About a week after finishing his junior season at Iowa, Jess
Settles got up from the couch in his on-campus apartment and
walked his still-sore body past the worn-out Air Jordans on the
floor and over to the telephone. He picked up the receiver and,
hands shaking, nervously dialed directory assistance in a dozen
or so NBA cities. He wrote the numbers down on a pad of paper,
then, one after the other, rang up the general managers of the
cities' NBA franchises. Some he spoke with right away; with
others the 6'7", 220-pound forward left a rehearsed voice-mail
This is an article from the Nov. 15, 1996 issue
Hi, my name is Jess Settles, I play for the University of Iowa,
and I'm considering entering the draft. If you can, please tell
me what you think my chances are. Thank you. Bye.
Settles grew up in the tiny farming hamlet of Winfield, Iowa.
Named the state's Mr. Basketball in 1993, he was known for a
deadly shot from the left baseline, a shot he developed on the
dirt court at his family's farm. Back home, jumpers that missed
from the left side usually bounced into the manure trough of the
hog pen that ran along the righthand side of the court. "You
either made it or you went and got your boots on," he says.
"That's called shooting under pressure."
As someone obviously well acquainted with hogwash, Settles was
not entirely shocked when half a dozen NBA teams assured him
that he would be selected somewhere between the 15th and 25th
picks in the June draft. After all, he was the 1993 Big Ten
Freshman of the Year, the 10th-leading scorer in school history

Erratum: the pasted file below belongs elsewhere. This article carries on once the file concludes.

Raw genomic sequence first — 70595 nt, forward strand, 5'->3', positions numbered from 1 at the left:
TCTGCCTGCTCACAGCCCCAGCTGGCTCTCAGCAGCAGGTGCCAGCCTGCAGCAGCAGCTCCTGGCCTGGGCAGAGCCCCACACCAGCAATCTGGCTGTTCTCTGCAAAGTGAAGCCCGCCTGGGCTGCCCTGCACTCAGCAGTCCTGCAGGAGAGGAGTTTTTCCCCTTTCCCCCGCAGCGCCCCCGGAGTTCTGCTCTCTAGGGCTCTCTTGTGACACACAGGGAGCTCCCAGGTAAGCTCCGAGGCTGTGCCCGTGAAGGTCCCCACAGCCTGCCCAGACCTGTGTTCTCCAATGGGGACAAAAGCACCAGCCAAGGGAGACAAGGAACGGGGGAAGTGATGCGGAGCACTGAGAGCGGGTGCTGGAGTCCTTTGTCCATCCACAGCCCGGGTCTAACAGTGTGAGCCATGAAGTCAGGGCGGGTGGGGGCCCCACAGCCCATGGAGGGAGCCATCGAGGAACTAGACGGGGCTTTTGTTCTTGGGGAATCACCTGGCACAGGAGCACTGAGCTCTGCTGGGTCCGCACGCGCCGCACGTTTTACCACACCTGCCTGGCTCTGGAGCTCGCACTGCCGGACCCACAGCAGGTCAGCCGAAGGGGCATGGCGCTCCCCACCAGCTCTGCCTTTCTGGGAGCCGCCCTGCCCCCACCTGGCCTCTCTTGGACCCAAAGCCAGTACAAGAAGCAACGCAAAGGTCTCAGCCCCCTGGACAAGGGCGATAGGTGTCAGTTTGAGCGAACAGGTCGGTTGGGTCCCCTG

and a first-team all-conference selection as a junior after
leading the Hawkeyes to 23 wins and into the second round of the
There were 17-year-olds declaring for the draft, for cripes
sake, Settles thought. Somewhere, he was sure, an eighth-grader
was weighing the chance to attend his high school homecoming
dance against the opportunity to make millions in the NBA.
Settles had earned some of his 1,303 points against future pro
stars Juwan Howard, Glenn Robinson and Chris Webber. It was time
for his shot at the big time. "Nobody is ever really ready for
the NBA, and I figured most normal people have to wait 15-20
years for a break like this in their profession," says Settles,
22. "I didn't want to wait. I'm no different from anyone else
who has ever picked up a basketball--to play in the NBA is my
Settles had gotten the green light to go pro only after promising
his mother, Mary, an elementary school principal and former
All-America forward at Midwestern University, that he would go
back and get his degree. "I told my mom this was an opportunity
of a lifetime," says Settles, a dean's list student majoring in
education. "And she agreed, because no one is out there paying
teachers $7 million a year to teach." It was April Fools' Day
when Settles walked into the Iowa basketball offices to break
the news to coach Tom Davis. A stunned Davis actually asked if
Settles was pulling his leg.
The Hawkeyes knew they would be losing three seniors, including
third-team All-Big Ten selection Russ Millard. The team was
prepared to be without junior shooting guard Chris Kingsbury,
who was reportedly going to be academically ineligible and had
decided to turn pro. And there was some speculation that junior
point guard Andre Woolridge was also considering jumping to the
NBA. But Davis had no inkling of the pro plans of Settles, a
player so popular in his home state that he has been described
as the Michael Jordan of Iowa.
For the first time in his 36 years of coaching, Davis felt the
shock waves of early departure rip through his program. Out the
window went a relaxing summer calendar full of golf, coaching
clinics and low-pressure recruiting. First, his staff had to
scramble to fill scholarships, seeking top-flight players who
hadn't yet committed to other schools. Iowa also had to make
plans to alter its style and nearly all of its set plays, which